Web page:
CEI Leads Coalition Comment Critical of DOE’s Proposed Furnace Regulation

Photo Credit: Getty

Several recent Department of Energy (DOE) efficiency standards for appliances have been a bad deal for consumers, but the latest proposed standard for residential natural gas furnaces is worse than most. As detailed in an October 4 coalition comment signed by CEI and 13 other free market organizations, the rule could deprive millions of homeowners of the best furnace option for them. And it is all for nothing, as the agency’s claimed climate change benefits from the rule are wild exaggerations.

Specifically, the proposed new efficiency standard is so stringent that it would all but ban conventional non-condensing furnaces now used in tens of millions of homes in favor of costlier but more efficient condensing furnaces. The difference, in a nutshell, is that a condensing furnace has a second heat exchanger that captures some of the heat that would otherwise go into the exhaust stream and utilizes it, making for a more efficient system. Sounds great—until you learn that doing so makes it more difficult to vent the exhaust. Depending on a home’s age and configuration, using a condensing furnace may be impractical, if not impossible. In some cases, it may be downright unsafe.

For many other homes, a condensing furnace may well be the best choice—and homeowners would be free to make that choice with or without federal regulations. But, as is often the case with DOE appliance standards, one size does not fit all. As we noted in our comment, “no two homes are alike, nor are any two homeowners.”

Fortunately, the statute giving rise to the DOE appliance standards program, the Energy Policy and Conservation Act (EPCA), forbids standards so stringent that they eliminate features valued by consumers. The law states that no standard can be issued if the agency finds by a preponderance of evidence that it is “likely to result in the unavailability in the United States … of performance characteristics (including reliability), features, sizes, capacities, and volumes that are substantially the same as those generally available in the United States at the time of the Secretary’s finding.” [Hereinafter the “features provision.”] The features provision is intended to protect consumers from natural gas furnace standards so stringent so as to effectively force non-condensing versions off the market in favor of condensing furnaces with very different characteristics that make them incompatible with some homes.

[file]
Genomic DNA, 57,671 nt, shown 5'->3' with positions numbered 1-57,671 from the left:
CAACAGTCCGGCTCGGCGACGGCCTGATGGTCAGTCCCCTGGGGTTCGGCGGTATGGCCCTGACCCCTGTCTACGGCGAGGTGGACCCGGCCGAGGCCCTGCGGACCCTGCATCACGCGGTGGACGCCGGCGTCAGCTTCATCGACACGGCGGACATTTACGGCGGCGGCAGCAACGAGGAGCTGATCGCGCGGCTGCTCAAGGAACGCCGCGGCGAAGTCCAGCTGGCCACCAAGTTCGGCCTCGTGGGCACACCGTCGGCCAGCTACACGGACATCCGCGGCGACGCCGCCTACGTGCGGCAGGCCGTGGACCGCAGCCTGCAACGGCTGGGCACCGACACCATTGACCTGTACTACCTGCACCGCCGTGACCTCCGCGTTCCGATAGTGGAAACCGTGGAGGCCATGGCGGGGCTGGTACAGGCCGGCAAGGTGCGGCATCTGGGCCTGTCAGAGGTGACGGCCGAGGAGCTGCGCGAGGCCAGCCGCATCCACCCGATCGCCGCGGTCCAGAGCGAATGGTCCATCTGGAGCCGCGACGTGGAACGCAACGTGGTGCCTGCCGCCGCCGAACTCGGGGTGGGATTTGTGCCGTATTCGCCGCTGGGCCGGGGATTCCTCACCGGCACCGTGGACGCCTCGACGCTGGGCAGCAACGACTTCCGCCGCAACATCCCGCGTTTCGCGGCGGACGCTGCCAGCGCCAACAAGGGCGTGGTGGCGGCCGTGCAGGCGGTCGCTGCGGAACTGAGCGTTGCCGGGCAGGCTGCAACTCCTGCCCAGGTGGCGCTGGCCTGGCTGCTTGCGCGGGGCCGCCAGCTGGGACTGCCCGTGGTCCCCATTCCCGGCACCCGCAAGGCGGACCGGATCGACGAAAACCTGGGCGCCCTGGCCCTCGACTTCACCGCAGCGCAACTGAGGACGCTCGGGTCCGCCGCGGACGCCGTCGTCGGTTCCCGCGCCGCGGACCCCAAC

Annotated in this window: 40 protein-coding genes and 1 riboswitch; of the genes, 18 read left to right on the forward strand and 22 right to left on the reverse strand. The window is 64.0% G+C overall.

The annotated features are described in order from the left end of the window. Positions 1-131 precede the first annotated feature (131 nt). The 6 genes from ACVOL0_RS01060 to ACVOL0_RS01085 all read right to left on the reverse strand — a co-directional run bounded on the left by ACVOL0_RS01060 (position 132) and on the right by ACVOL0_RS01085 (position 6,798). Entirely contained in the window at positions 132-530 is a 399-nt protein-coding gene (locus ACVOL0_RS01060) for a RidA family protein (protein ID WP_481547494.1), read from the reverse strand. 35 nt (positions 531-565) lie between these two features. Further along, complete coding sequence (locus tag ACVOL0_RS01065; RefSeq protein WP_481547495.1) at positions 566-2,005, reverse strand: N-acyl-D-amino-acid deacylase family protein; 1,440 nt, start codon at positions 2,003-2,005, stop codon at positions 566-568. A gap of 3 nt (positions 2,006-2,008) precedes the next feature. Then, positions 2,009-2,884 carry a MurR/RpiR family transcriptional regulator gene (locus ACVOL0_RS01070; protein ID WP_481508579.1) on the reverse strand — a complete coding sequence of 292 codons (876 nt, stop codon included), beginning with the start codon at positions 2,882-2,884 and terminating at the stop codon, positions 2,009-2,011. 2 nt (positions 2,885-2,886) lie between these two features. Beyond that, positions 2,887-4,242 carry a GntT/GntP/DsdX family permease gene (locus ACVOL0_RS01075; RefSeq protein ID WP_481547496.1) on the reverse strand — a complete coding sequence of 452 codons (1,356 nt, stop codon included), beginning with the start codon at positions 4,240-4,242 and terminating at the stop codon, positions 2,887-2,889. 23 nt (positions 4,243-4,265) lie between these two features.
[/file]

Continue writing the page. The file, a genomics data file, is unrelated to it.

DOE tries to get around this requirement by arguing that heat is heat and that consumers don’t care how it is generated. In the agency’s words, “the technology used to supply heated air or hot water is not a performance-related ‘feature’ that provides a distinct consumer utility under EPCA.” This is an unacceptably narrow reading of the features provision’s broad language, which protects every aspect of a product that is of relevance to consumers. Here, the feature at issue is more accurately characterized as the furnace’s compatibility with the home in which it is to be installed—which is of great importance to the homeowner.

DOE also observes that non-condensing furnaces are less energy efficient than condensing ones, and thus asserts that preserving them would fundamentally undercut the purpose of EPCA. This efficiency-obsessed approach is not how EPCA works and ignores many of its statutory protections. EPCA requires a balancing in which efficiency is not pursued to the point that it jeopardizes the interests of consumers.

DOE’s insistence on treating efficiency as paramount would effectively write the features provision out of the law. The entire point of this provision is to protect product characteristics likely to be sacrificed by an excessively stringent standard, including non-condensing furnaces.

Beyond its flawed consumer case for this one-size-fits-all regulation, DOE also claims substantial climate change benefits associated with the proposed rule. Less energy use means fewer greenhouse gas emissions, thus the agency calculates that its ultra-efficient furnace mandate would prevent about $1 billion a year in climate change-related damage, and $16 billion dollars in total. However, these numbers are based on a long chain of questionable assumptions—the use of climate models that overstate actual temperature changes, low discount rates, highly speculative 300-year time horizons, little or no adaptation measures, and more. Even so, we calculate the actual impact of the rule on future temperatures of less than 0.01 degrees C by 2050—too little to detect, much less make any difference.

In other words, the impact of DOE’s proposed furnace rule on the climate will be negligible. Unfortunately, the same cannot be said of the impact on millions of homeowners.